The weight of history suggests a China–US war is more likely than not because of the Thucydides Trap in which rising powers clash with established powers. China has no historical or philosophical tradition of great power behaviour in a system of great powers. Its tributary heritage, whereby vasal states pay homage to the Middle Kingdom, may go some way to explaining its difficulties with several neighbours, including India and Japan most consequentially for Asian and world peace.  The US too lacks a tradition of operating in a system of great powers. It did learn to behave with some circumspection towards Moscow during the Cold War, deal with it on terms of parity and enter into agreements, understandings and practices to reduce possibilities for unwanted military conflict. But since the Soviet collapse an entire generation of US political leaders and officials have been socialised into dealing with Russia with disdain as a defeated, impoverished and shrunken has-been whose interests can be totally ignored. Well, as Kissinger said, a great power doesn’t retreat forever.

It would be wrong to dismiss the China-Iran agreement as substance-free rhetoric, a mere ‘promissory note’. Rather, Amin Saikal argues, the agreement between the US-sanctioned Iran and US-pressured China is a potential game-changer. Furthermore, says Anthony Cordesman, the agreement could give China strategic leverage to counter the Quad grouping of Australia, India, Japan and the US in the Indo-Pacific. For over two centuries, the Middle East has been a playground of the US and European colonial powers. Now Russia has a military toehold in Syria and a looming presence across the Caspian and Black Seas.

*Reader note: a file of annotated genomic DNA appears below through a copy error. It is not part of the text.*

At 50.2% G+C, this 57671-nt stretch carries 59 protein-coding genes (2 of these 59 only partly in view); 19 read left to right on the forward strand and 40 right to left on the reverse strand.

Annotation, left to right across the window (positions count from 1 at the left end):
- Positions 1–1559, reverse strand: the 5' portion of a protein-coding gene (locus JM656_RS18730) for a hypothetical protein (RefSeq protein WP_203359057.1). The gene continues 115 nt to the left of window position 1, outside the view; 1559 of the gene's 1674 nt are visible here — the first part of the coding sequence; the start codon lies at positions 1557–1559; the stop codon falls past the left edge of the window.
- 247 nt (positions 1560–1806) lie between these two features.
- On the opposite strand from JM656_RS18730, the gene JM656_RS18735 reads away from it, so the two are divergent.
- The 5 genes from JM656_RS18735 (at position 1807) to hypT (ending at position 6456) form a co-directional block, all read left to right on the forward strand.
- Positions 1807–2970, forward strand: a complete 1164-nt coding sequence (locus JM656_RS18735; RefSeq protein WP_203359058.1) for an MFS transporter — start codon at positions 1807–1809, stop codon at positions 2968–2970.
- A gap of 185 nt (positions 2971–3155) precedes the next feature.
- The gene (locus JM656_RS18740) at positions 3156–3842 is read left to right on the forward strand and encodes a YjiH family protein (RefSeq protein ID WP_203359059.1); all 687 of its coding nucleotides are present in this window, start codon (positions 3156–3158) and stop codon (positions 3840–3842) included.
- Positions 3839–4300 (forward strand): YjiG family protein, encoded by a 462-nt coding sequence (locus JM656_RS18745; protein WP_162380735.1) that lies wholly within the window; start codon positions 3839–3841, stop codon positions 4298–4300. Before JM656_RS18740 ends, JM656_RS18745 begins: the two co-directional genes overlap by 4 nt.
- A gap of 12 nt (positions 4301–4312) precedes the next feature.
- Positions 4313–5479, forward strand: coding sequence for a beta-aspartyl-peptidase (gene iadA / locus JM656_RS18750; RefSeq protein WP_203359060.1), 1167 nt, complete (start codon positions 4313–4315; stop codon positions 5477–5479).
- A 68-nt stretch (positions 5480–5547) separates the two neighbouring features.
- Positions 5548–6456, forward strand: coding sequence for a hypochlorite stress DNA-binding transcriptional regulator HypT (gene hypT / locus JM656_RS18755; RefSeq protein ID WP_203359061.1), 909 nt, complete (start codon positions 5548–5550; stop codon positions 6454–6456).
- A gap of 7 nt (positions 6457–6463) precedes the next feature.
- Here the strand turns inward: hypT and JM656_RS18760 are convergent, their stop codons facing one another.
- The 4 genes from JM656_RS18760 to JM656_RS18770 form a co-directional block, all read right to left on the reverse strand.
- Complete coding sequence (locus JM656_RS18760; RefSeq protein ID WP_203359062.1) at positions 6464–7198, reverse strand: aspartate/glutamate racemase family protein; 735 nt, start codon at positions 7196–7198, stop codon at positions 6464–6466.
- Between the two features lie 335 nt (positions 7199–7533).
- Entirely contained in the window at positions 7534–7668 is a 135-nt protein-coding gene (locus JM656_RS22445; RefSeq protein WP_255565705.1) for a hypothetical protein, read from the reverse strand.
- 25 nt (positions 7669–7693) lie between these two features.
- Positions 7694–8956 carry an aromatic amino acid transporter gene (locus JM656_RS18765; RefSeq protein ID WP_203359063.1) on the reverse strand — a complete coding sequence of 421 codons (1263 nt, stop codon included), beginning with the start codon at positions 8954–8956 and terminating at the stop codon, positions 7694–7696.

With this agreement with Iran and its weight as a veto-wielding permanent member of the UN Security Council, China has become a potential diplomatic influencer in the region. China has proven ability and will to absorb diplomatic costs as the enabler and protector of Pakistan’s and North Korea’s nuclearisation. It defied history and common sense to believe Israel could remain the sole nuclear-armed power in the Middle East in perpetuity. If China is prepared to give diplomatic cover, Iran may feel more emboldened to go farther down that path. Meanwhile, as the West retreats once again from Afghanistan a defeated foreign occupying force, China’s presence, influence and role will expand there too

Ramesh Thakur is emeritus professor in the Crawford School of Public Policy, Australian National University; Senior Research Fellow, Toda Peace Institute; and Fellow of the Australian Institute of International Affairs. He was an R2P commissioner and one of three authors of its report. His most recent book is Reviewing the Responsibility to Protect: Origins, Implementation and Controversies (Routledge, 2019).